Van Bavel, J. J., FeldmanHall, O., & Mende-Siedlecki, P. (in press). The neuroscience of moral cognition: From dual processes to dynamic systems. Current Opinion in Psychology, Forthcoming.
26 Pages Posted: 15 Aug 2015
Date Written: August 13, 2015
Prominent theories of morality have integrated philosophy with psychology and biology. Although this approach has been highly generative, we argue that it does not fully capture the rich and dynamic nature of moral cognition. We review research from the dual-process tradition, in which moral intuitions are automatically elicited and reasoning is subsequently deployed to correct these initial intuitions. We then describe how the computations underlying moral cognition are diverse and widely distributed throughout the brain. Finally, we illustrate how social context modulates these computations, recruiting different systems for real (vs. hypothetical) moral judgments, and examine the dynamic process by which moral judgments are updated. In sum, we advocate for a shift from dual-process to dynamic system models of moral cognition.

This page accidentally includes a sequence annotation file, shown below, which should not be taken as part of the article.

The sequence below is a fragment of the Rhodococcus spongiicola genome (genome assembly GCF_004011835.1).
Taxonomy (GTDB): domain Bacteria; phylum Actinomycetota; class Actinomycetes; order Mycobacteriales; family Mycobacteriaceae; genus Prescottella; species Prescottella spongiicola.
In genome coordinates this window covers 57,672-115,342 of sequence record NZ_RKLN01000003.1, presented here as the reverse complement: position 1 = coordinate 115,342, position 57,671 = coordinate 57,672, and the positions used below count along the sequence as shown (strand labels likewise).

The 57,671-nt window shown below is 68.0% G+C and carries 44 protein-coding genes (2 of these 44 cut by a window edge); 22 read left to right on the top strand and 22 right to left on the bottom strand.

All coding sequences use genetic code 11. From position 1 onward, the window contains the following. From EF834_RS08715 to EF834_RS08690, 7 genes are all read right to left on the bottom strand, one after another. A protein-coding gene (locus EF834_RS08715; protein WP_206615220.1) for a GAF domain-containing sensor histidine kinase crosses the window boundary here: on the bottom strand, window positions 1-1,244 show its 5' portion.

Keywords: morality, neuroscience, ethics, psychology
Suggested Citation: Suggested Citation
Van Bavel, Jay J and FeldmanHall, Oriel and Mende-Siedlecki, Peter, The Neuroscience of Moral Cognition: From Dual Processes to Dynamic Systems (August 13, 2015). Van Bavel, J. J., FeldmanHall, O., & Mende-Siedlecki, P. (in press). The neuroscience of moral cognition: From dual processes to dynamic systems. Current Opinion in Psychology, Forthcoming.. Available at SSRN: https://ssrn.com/abstract=2643646